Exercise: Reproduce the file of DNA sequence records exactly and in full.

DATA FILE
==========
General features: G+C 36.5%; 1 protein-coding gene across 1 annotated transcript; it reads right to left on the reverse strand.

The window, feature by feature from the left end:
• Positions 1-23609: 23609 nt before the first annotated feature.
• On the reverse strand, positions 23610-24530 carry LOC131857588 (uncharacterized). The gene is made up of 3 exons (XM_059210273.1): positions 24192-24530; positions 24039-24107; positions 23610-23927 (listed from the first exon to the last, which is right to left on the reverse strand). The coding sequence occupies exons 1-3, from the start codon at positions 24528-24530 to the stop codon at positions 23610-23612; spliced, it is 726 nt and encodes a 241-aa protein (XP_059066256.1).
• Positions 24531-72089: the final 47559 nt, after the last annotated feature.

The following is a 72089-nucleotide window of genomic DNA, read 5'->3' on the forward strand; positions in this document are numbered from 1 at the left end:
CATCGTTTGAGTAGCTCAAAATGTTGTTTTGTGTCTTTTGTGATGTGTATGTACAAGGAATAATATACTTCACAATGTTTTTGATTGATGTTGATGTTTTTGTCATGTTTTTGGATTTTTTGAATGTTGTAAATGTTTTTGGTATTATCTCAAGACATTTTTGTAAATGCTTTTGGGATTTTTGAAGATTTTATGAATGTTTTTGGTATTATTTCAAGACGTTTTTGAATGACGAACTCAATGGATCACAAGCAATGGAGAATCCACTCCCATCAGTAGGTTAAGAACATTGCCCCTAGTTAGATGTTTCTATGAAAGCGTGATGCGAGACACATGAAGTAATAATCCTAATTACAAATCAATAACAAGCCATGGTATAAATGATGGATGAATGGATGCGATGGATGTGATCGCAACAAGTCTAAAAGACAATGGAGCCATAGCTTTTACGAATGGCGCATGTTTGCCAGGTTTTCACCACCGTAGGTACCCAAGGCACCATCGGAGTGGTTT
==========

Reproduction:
General features: G+C 36.5%; 1 protein-coding gene across 1 annotated transcript; it reads right to left on the reverse strand.

The window, feature by feature from the left end:
• Positions 1-23609: 23609 nt before the first annotated feature.
• On the reverse strand, positions 23610-24530 carry LOC131857588 (uncharacterized). The gene is made up of 3 exons (XM_059210273.1): positions 24192-24530; positions 24039-24107; positions 23610-23927 (listed from the first exon to the last, which is right to left on the reverse strand). The coding sequence occupies exons 1-3, from the start codon at positions 24528-24530 to the stop codon at positions 23610-23612; spliced, it is 726 nt and encodes a 241-aa protein (XP_059066256.1).
• Positions 24531-72089: the final 47559 nt, after the last annotated feature.

The following is a 72089-nucleotide window of genomic DNA, read 5'->3' on the forward strand; positions in this document are numbered from 1 at the left end:
CATCGTTTGAGTAGCTCAAAATGTTGTTTTGTGTCTTTTGTGATGTGTATGTACAAGGAATAATATACTTCACAATGTTTTTGATTGATGTTGATGTTTTTGTCATGTTTTTGGATTTTTTGAATGTTGTAAATGTTTTTGGTATTATCTCAAGACATTTTTGTAAATGCTTTTGGGATTTTTGAAGATTTTATGAATGTTTTTGGTATTATTTCAAGACGTTTTTGAATGACGAACTCAATGGATCACAAGCAATGGAGAATCCACTCCCATCAGTAGGTTAAGAACATTGCCCCTAGTTAGATGTTTCTATGAAAGCGTGATGCGAGACACATGAAGTAATAATCCTAATTACAAATCAATAACAAGCCATGGTATAAATGATGGATGAATGGATGCGATGGATGTGATCGCAACAAGTCTAAAAGACAATGGAGCCATAGCTTTTACGAATGGCGCATGTTTGCCAGGTTTTCACCACCGTAGGTACCCAAGGCACCATCGGAGTGGTTT